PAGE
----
A task force assigned by Gov. Phil Murphy to examine potential abuses of the state’s $11 billion economic-development tax incentive programs sharpened its focus on projects in Camden at its second public hearing Thursday.

It seems clear the task force plans to closely look into whether companies seeking tax credits had legitimate out-of-state alternatives to a New Jersey location, as required for some awards and a help for others because otherwise it would be difficult to meet a “net benefits” requirement to qualify for a full tax break.

“I do think it’s worth making plain to the public that there is real criminal exposure for companies that lied to the EDA and thereby deprived New Jersey of tax revenue,” said Pablo Quiñones, an attorney helping the task force.

Task force attorney Jim Walden said out-of-state alternatives must be “bona fide, suitable and available.” The panel was told by business relocation consultant John Boyd that a search would create a paper trail and receipts – and the panel signaled it will seek such records from businesses.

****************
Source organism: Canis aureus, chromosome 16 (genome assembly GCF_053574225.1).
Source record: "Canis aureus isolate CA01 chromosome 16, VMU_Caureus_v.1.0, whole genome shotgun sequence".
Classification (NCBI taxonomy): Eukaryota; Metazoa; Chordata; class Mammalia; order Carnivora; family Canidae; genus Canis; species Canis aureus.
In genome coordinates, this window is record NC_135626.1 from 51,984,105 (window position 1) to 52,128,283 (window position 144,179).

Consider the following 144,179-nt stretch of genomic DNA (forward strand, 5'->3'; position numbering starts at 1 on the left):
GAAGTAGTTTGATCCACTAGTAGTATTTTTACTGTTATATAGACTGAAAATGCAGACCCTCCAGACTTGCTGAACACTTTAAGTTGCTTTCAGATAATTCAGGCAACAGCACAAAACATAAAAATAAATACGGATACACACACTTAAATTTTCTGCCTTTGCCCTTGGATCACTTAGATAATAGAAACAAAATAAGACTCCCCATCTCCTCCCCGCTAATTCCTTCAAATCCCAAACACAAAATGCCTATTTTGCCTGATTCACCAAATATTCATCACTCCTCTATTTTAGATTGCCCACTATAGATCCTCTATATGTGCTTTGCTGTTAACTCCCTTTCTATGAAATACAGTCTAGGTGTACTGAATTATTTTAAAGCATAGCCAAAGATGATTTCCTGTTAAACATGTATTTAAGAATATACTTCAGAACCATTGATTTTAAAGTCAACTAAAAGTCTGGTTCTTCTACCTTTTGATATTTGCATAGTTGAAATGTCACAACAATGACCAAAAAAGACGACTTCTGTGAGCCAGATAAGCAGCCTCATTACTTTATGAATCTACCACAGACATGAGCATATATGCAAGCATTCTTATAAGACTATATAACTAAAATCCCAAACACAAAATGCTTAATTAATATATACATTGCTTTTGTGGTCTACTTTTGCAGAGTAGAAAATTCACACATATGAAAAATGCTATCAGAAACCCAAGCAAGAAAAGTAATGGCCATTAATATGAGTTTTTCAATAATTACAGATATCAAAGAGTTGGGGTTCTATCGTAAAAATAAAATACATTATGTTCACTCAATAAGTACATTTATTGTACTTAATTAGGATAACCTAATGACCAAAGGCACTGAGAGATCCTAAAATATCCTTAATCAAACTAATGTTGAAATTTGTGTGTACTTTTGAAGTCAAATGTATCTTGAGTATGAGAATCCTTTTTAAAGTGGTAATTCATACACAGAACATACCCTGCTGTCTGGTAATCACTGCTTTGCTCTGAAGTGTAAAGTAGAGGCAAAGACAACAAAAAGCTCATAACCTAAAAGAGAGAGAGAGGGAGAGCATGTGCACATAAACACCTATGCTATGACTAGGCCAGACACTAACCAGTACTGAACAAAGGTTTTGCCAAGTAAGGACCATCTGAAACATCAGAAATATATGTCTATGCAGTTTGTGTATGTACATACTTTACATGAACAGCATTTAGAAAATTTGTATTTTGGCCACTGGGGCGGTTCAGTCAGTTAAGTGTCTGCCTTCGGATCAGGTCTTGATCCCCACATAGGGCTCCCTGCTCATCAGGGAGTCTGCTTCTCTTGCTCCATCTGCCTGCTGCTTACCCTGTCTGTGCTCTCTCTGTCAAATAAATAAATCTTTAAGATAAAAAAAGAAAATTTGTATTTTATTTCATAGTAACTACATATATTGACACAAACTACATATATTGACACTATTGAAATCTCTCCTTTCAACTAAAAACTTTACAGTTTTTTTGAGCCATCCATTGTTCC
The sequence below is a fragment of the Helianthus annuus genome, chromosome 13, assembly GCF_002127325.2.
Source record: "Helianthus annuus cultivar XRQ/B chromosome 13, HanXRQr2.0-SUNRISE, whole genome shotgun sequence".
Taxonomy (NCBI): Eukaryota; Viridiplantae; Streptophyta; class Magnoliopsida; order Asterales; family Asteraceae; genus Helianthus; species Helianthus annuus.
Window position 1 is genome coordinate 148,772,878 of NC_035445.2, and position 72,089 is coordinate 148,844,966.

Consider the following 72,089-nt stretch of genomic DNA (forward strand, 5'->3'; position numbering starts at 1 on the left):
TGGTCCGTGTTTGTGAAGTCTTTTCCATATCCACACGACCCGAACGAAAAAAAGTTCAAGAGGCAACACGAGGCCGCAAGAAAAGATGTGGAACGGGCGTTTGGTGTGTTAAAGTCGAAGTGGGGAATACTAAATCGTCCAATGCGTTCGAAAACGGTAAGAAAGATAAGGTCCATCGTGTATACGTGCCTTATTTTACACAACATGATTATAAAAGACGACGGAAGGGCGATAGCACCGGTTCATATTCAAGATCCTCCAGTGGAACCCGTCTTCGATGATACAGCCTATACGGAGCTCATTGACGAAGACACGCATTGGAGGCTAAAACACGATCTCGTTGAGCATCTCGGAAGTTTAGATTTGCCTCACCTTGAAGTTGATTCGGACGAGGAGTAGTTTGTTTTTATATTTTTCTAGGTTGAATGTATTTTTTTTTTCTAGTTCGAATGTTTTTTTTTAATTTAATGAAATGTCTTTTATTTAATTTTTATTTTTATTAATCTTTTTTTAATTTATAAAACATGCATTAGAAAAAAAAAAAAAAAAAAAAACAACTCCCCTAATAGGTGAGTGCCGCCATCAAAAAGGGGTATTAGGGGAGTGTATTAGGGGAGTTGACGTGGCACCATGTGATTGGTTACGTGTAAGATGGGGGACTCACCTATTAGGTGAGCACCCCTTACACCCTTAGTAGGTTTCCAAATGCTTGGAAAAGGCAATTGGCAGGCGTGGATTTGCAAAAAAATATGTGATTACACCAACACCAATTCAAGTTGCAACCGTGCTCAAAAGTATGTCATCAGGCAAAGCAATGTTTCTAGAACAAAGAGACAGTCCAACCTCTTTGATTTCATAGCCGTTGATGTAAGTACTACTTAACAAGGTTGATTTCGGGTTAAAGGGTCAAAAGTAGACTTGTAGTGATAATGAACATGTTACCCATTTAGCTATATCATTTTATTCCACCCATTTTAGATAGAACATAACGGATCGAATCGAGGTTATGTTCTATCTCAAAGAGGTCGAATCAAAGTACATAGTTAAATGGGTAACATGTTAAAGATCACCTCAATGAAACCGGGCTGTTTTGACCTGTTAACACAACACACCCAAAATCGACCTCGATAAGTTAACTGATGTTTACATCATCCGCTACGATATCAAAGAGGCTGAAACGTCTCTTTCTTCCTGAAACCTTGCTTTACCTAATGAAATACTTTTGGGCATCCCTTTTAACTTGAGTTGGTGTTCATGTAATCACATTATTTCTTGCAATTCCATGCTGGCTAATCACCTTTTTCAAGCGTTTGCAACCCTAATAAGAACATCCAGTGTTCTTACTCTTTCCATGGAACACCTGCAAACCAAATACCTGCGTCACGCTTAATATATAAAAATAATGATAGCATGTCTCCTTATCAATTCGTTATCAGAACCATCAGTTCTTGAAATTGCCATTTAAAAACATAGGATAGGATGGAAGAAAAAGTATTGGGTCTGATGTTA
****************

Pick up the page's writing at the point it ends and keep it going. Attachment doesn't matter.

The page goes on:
“Obviously these applications are submitted under penalties,” Walden said. “If there is a representation that was made in the applications, and it turns out that that representation is false, the grants are subject to suspension, termination, recapture and there’s the potential for criminal enforcement.”

“I don’t want to make too much of this. We’re at a very early stage of our proceedings, and I’m not suggesting that will happen,” he said. “But I do think it’s important for people that are going to apply to the program that they understand the law on this area a little bit.”

Chairman Ronald Chen said every company that has gotten tax credits with the GrowNJ or ERG (Economic Redevelopment and Growth) programs will be scrutinized to make their the applications were accurate and that they are meeting job-growth and investment promises. Forty-one are taking part in an ‘accelerated recertification process,’ but others will be investigated more thoroughly, he said.

“Companies will not be able to participate in the ARP process, however, if we have information suggesting either potential misconduct or other significant irregularities that requires a deeper investigation,” Chen said. “And that is true thus far of approximately nine companies, which we have identified as entities of concern.”

Those companies were not specifically identified Thursday, though a number of businesses that have relocated to Camden were discussed, including Conner Strong & Buckelew, the Michaels Organization, NFI and Cooper University Health Care System.

Many of the companies have direct or indirect ties to George Norcross, the powerful South Jersey Democratic political figure. A group of Norcross-allied officials including Mayor Frank Moran and state Sen. Nilsa Cruz-Perez issued a statement criticizing what they called “Murphy’s attacks on Camden.”